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The Worst Possible Advice to Give Someone Traveling to Colorado

Colorado Student Work
by Tim Wenger Dec 2, 2015

“You can smoke weed anywhere, just light it up!”

It’s been said that there are more dispensaries than Starbucks in Denver. This might be true, but legally you can only consume on private property in Colorado. Marijuana’s legalization here has done a lot for disproving the old stoner stereotypes of potato chips and cartoons. It’s really about enhancing activities, using an alternative medicine, and bringing in tax revenue to provide some extra funding for our public schools. It’s not about waving a joint in everyone’s face.

“Everything that happens is based in or around Denver.”

Denver is growing rapidly and has a lot to offer. It also Colorado’s largest major city. But it is far from the only activity hub, especially if your trip involves outdoor activities. If you want to get the “full Colorado experience” and see the mountains, rivers, and towns that draw so many tourists, break away from the I-25 corridor and base yourself in Steamboat Springs or Crested Butte. You’ll find everything you need to round out your trip — vibrant nightlife, creative meals from talented chefs, local craft beer, and loads of unique galleries and shops are there for the taking, all without the front range traffic.

“Don’t bother asking people for advice because everyone in Colorado is a transplant.”

The only people that say this are those that are insecure about their own transplant status. There are locals all over the place. Coloradans know their way around the state very well and are quick to shell out advice about a good trail or what time to wake up if you want to beat the I-70 rush into the mountains on Saturday morning. Talk to them; it will be much more helpful than that guidebook you borrowed from your parents.

“You’ll be fine in your Geo Metro.”

Maybe in the summer, and only on the front range. So many people in Colorado drive Subarus or trucks because you never quite know when the roads are going to go to shit because of a quick snowstorm. One of the most common sources of bickering among Coloradans is people that clog traffic because they can’t drive in the snow or are terrified on the mountain passes. Don’t be that guy. Have a decent vehicle.

“Better bring your cowboy hat and Wranglers.”

Western culture has always had, and continues to have, a significant place in Colorado culture. But for most of the state, it is not the norm. The cities and tourist-friendly mountain towns are hip and vibrant, reflecting the cultures of the people who inhabit them. Denver is becoming a hot spot for young entrepreneurs and progressive ideas. While the old west still lives, you aren’t going to be out of place if you don’t live ‘according to Hoyle.’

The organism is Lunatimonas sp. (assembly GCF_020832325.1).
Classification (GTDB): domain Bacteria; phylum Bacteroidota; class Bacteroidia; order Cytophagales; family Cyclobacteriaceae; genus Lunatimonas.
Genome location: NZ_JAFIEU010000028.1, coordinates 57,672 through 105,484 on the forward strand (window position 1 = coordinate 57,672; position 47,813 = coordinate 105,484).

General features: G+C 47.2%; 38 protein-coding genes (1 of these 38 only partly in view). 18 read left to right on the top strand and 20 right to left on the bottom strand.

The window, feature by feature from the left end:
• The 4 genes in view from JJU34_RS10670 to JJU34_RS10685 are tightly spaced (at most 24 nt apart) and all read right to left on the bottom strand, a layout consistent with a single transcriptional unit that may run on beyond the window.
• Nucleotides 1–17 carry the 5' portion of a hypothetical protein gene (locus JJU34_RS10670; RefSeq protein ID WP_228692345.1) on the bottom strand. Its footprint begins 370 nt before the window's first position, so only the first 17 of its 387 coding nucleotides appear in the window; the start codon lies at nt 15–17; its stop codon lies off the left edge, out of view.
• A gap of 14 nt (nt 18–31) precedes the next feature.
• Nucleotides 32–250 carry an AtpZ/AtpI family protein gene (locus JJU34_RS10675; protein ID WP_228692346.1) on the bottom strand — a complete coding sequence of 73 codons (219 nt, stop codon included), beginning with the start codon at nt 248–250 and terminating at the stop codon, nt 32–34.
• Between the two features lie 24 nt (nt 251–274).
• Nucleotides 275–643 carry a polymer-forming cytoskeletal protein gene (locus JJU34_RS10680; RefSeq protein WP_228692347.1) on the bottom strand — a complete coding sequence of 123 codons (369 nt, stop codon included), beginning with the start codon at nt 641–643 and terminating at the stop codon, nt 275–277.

“Don’t get your hopes up; there are no places for tourists to legally smoke pot.”

On the other side of the spectrum, if you don’t have a friend or relative who lives here you can look into the new ‘green-friendly’ hotels. If you’re not a resident, you can buy up to ¼ ounce at a time and it is up to each individual hotel whether to allow marijuana consumption in their smoker-friendly rooms. There are also ‘party bus’ scenarios and limousines where private drivers in certified vehicles can chauffeur you around while you partake.

“Don’t worry about renting a car.”

Colorado is very spread out. The same goes for the Denver area — it’s becoming a mini-Los Angeles. While public transportation is always improving, you’ll want to have your own way to get around.

“You’ll only need to pack for the season in which you are travelling.”

The weather in Colorado is notoriously bipolar. It can be 70 degrees and sunny at noon and by 1pm storm clouds are rolling in and forecasters are calling for a blizzard. Even in summer, you should always bring a jacket and jeans.

“If you’re going to Denver, go to Casa Bonita!”

No. You should not go to Casa Bonita unless you want to have an upset stomach for the rest of the day. Blackbart’s Cave isn’t worth suffering through the food. If you want to eat at an old-school Denver classic, go to Cherry Cricket or Blue Bonnet.

“Just take I-70 west out of Denver and you’ll see everything before you get to Grand Junction.”

If you don’t venture off the freeway, you’ll miss some of the best spots in the state. Instead, head southwest on Highway 285 toward Durango, turning west onto Highway 160 at Monte Vista. You’ll pass through often overlooked mountain towns like Salida and Pagosa Springs, which are great for everything from rafting to skiing. You’ll also head into the beautiful San Luis Valley, home of Great Sand Dunes National Park and a diverse collection of small towns. Plus, you’ll skip the overpriced tourist traps of Summit County and Vail.

“It’s basically the Midwest.”

Oooooooh, that cuts deep. Other than the Oakland Raiders, not much pisses off Coloradans more than calling any part of the state west of Byers “Midwest.” Think of it instead as the gateway to the west. If you can make it through mountains, you are worthy to continue onward.

“One time is enough.”

If you are the type that actually wants to experience the places you visit, you’ll want to come back to Colorado multiple times. Visit several different mountain towns until you find one that you can’t stop thinking about, and then spend a week there. You will thank yourself.

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